The Rev. Kennetha Bigham-Tsai, a member of the Connectional Table from West Michigan, explained how the church leadership body developed legislation it hopes can be "A Third Way" in the debate. The Connectional Table's proposal essentially decriminalizes homosexuality in church law. If it passes, clergy would not risk church trials or the loss of their credentials for officiating at same-gender weddings or, in some conferences, coming out as openly gay.
Bigham-Tsai, a district superintendent, noted she still visits churches that do not want a woman pastor in a denomination where women have had full clergy rights for 60 years. She sees that as a sign of hope — that the denomination is holding together despite some profound differences.
"I made a choice to believe my LGBTQ brothers and sisters. I do not understand the complexities of any other human being. What if we just choose to believe? Let's believe the people we love and care about," she said.
Call for unity
Throughout the briefing, participants heard calls for the church to remain unified — if not necessarily uniform — and for church members to extend grace to each other.
"My prayer, my value, is that our theology of grace ... will permeate our conversation," Arnold said at the beginning of his remarks. "If I take a position or I say something you feel is hurtful, please assume that as best I can see in my heart it doesn't come from a place of hate but rather it comes from a place of love."
The Rev. Jean Hawxhurst, who works for the Council of Bishops' Office of Christian Unity and Interreligious Relationships, warned during opening worship Jan. 22 that infighting and disunity hurts the United Methodist "witness of salt and light."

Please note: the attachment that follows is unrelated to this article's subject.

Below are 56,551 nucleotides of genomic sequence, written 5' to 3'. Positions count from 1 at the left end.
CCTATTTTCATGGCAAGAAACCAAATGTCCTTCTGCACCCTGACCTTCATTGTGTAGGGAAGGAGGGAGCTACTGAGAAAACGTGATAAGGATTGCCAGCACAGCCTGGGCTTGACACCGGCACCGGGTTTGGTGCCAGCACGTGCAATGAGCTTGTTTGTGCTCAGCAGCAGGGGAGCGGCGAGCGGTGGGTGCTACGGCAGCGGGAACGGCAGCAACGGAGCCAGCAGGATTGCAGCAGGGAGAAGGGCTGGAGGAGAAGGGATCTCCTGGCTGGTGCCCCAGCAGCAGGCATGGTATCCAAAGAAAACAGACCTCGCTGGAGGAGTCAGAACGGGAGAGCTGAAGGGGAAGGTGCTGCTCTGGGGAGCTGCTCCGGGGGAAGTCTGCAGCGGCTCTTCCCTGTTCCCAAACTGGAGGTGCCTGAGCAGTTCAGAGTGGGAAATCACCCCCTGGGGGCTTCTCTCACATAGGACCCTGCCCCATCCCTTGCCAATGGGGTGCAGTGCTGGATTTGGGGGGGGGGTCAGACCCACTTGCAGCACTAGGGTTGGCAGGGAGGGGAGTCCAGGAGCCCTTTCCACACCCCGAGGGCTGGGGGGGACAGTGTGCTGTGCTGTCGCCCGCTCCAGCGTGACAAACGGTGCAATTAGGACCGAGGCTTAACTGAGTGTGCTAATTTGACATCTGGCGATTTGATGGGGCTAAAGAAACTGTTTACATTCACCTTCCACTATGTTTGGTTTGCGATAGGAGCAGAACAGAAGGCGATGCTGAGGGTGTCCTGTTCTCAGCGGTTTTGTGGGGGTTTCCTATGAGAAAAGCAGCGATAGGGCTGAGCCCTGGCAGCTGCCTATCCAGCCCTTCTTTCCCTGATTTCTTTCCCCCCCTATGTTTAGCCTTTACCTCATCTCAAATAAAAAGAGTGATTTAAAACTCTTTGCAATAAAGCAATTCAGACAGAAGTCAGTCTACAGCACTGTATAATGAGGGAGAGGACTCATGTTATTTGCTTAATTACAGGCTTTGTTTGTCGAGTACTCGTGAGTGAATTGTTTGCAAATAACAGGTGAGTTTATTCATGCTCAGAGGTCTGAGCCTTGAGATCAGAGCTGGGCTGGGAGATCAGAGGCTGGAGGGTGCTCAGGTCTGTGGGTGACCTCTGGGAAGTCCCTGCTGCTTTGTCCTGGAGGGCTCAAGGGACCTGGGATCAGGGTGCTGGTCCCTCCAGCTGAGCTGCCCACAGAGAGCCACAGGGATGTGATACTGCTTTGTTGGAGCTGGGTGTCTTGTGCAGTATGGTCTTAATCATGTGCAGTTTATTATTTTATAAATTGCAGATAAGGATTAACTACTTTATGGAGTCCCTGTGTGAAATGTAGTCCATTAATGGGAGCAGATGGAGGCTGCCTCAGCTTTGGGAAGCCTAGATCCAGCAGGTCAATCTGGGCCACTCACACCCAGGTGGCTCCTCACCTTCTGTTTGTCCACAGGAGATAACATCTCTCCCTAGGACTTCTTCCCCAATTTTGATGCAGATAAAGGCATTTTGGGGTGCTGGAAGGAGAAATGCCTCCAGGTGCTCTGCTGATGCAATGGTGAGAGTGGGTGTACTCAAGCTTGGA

"It's hurting our influence on culture," she said, "and making people like my brother think there is no hope because we're just like everyone else. That is hurting our witness of Jesus' love."
Heather Hahn and Kathy Gilbert are reporters for United Methodist News Service in Nashville, Tennessee.
To learn more
"A Third Way," bit.ly/athirdwayproposal
The Covenantal Unity Plan, covenantalunity.org
Proposed Rule 44 Group Discernment Process
At the 2016 General Conference, if delegates choose to adopt an alternative "Group Discernment Process" they may apply it to any discussion of difficult issues. They are most likely to do so when considering any of 99 petitions related to the church's ministry with and official teachings about LGBTQ people.
The proposal, nicknamed Rule 44 because it follows General Conference's Rule 43, abandons a debate driven by Robert's Rules of Order for small-group conversations aimed at respectful listening and language.
"Christian conferencing is what General Conference is all about," said Judi Kenaston, chair of the Commission on General Conference, as she outlined the process during the Pre-General Conference Briefing.
"We are a connectional church with many varied cultures and opinions. A unified church can accomplish so much more in the world by pooling resources. Because of our size, we are able to do so much more," she said.
If adopted as proposed and used, each delegate will be assigned to a group of no more than 15 members. A trained leader will engage the group in conversation addressing the designated petitions. Each group will make written recommendations for processing the petitions to a facilitation group. The facilitation group will then craft one or more petitions to be processed by the delegates in a plenary session using the Rules of Order.
Bishop Christian Alsted, who leads the Nordic and Baltic Area, said church leaders are praying the spirit of Christian conferencing will imbue General Conference.
"It's not just a method or process to be used at certain times on certain issues. It is more than polite disagreement, it's not a ‘feel-good' way to be together, nor has it been a way to come together. It's a Wesleyan way of being church in the world," Alsted said.
"Christian conferencing is a means of grace," he continued. "God is always present and conveys his grace when we practice."
Heather Hahn and Kathy L. Gilbert